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On February 21, 2005, Nickelodeon premiered a series that would change the course of all Gen Z and millennial childhoods forever. It may be easy to convince ardent fans that “Avatar: The Last Airbender” is a contender for the greatest show of all time, but others who are unacquainted might simply brush it off as a silly kids show. And the latter assumption isn’t necessarily wrong, either. The show’s brilliance lies in how it can be easily enjoyed by children, as well as full-grown adults who become aware of the show’s profundity with time. Perhaps the stark, real-world parallels to the effects of war and imperialism might’ve gone over our heads back then, but we could still enjoy the characters’ witty dialogue and the adorable otter penguins and turtle ducks. Undoubtedly, the new things that you notice in every subsequent rewatch will ensure that it hits home every single time.

Lots of people debate over whether or not “Avatar” is an anime. Technically, it’s not, since anime refers to an animation style originating in Japan. While “Avatar” is an American show, it does draw heavily from East and South Asian influences, specifically Chinese culture, Indian culture and various indigenous cultures around the world. In the ATLA universe, children and adults can manipulate the Earth’s four elements through a practice called “bending,” executed through moves reminiscent of Chinese martial arts.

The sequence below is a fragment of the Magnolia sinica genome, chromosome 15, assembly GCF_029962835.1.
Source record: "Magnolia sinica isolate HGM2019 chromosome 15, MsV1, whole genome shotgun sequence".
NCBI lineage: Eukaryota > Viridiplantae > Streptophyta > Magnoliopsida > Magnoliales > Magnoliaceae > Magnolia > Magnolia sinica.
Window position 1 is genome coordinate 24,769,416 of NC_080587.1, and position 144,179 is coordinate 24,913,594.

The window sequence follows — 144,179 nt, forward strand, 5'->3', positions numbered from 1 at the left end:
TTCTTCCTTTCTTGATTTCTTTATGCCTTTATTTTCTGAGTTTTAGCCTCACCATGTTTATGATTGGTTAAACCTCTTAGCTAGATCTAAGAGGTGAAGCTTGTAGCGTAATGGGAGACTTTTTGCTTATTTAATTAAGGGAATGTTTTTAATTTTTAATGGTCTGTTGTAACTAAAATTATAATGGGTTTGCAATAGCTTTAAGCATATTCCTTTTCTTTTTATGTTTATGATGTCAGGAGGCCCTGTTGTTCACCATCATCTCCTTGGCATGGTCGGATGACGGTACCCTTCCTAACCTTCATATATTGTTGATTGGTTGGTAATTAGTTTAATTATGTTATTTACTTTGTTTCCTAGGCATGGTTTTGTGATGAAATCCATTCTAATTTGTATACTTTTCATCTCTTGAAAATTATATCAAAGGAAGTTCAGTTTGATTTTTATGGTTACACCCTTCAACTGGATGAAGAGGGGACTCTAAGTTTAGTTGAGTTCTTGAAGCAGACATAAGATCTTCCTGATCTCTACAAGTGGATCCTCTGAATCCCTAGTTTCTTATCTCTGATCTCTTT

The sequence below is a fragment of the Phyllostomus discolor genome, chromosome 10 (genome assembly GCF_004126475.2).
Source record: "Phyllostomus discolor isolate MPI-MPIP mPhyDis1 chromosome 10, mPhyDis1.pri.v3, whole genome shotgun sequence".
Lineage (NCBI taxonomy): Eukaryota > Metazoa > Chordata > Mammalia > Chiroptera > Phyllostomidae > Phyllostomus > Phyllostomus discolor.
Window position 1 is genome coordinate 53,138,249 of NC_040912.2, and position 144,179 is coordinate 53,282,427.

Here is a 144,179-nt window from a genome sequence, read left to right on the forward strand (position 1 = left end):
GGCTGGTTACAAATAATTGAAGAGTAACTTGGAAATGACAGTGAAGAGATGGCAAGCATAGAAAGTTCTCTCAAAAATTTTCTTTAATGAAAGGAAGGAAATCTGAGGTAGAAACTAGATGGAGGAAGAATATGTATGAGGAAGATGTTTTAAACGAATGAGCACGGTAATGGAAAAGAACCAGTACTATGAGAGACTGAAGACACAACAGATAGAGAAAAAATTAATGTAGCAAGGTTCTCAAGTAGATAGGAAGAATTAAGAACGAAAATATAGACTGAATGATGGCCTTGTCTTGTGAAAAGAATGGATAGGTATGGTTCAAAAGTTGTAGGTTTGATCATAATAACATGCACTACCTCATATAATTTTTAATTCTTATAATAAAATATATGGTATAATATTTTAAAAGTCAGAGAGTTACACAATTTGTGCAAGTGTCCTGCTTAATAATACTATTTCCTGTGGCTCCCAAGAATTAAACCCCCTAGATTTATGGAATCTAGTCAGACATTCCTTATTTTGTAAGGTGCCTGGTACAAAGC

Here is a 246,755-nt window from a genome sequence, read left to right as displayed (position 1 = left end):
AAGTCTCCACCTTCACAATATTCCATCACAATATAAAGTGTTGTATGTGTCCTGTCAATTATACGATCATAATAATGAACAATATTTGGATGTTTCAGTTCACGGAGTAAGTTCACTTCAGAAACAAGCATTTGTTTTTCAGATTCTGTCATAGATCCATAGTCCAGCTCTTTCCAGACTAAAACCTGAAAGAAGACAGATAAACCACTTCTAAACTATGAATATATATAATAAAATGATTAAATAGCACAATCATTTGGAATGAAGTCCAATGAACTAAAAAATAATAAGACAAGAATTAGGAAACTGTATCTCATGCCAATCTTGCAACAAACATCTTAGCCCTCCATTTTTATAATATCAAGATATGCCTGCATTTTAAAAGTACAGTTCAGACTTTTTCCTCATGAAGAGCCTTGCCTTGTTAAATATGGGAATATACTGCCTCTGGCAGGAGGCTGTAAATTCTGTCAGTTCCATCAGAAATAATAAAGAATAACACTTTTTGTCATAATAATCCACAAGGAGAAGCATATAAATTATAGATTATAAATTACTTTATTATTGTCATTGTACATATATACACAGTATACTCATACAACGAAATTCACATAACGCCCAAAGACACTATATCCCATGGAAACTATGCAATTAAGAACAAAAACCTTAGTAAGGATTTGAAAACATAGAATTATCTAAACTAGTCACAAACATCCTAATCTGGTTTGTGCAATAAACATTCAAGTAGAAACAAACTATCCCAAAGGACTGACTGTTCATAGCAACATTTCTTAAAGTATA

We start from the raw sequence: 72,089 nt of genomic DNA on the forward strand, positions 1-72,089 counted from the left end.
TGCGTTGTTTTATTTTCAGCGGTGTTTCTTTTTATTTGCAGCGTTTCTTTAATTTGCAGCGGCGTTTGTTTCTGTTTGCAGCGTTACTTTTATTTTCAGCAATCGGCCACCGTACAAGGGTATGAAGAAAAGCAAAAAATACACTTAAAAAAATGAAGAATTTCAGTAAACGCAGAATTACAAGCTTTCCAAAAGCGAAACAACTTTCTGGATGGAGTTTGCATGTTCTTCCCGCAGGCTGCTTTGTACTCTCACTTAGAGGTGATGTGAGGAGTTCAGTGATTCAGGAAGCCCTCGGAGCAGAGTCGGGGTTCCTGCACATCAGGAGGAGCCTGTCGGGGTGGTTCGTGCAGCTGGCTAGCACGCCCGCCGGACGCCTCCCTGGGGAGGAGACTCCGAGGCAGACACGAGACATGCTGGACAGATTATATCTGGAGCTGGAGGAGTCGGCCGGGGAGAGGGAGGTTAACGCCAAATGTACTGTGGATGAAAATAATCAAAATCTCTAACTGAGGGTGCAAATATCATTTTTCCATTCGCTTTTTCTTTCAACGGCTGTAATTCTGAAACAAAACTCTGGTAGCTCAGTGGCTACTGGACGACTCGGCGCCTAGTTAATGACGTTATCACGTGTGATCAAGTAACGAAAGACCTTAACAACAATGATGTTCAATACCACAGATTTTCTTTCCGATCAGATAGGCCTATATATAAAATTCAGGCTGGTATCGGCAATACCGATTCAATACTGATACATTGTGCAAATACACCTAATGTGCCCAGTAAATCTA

The story follows the journey of Aang, an airbender who is also the next “Avatar” in a centuries-long succession of beings who possessed the power to wield all four elements, keeping the world in harmony and acting as a bridge between the human and spirit world. The boy, along with his group of friends, flying bison and monkey lemur, embark on a mission to save the world from being taken over by a tyrannical Fire Nation overlord.

The show features immaculate world-building, character development, and universal motifs that positions it on the same playing field as a show like “Game of Thrones.” It is also home to arguably one of the most profound and recognizable redemption arcs in television history (and no, it’s not the Cabbage Merchant overcoming the loss of his precious vegetables). Every viewer can find a bit of themselves in each character, from the perpetual playfulness of Aang to the pragmatic nature of Katara, the gradual maturity of Sokka or the perseverance to win despite disadvantages that Toph possesses. By the end of the series, we feel as though we’ve lived a whole life through each character’s eyes, and getting through it all without shedding a tear would be a feat.

The saga doesn’t end with just “Avatar,” as the series expanded to the sequel “The Legend of Korra” in 2012 and is also set to release a live-action show in 2023. Fingers crossed that it’s not the dumpster fire that was M. Night Shyamalan’s film rendition… hopefully lessons have been learned from that. While we wait in anticipation, let’s gaze at some of these gorgeous “Avatar” tattoos that blew us away even more than Aang’s impenetrable air blasts.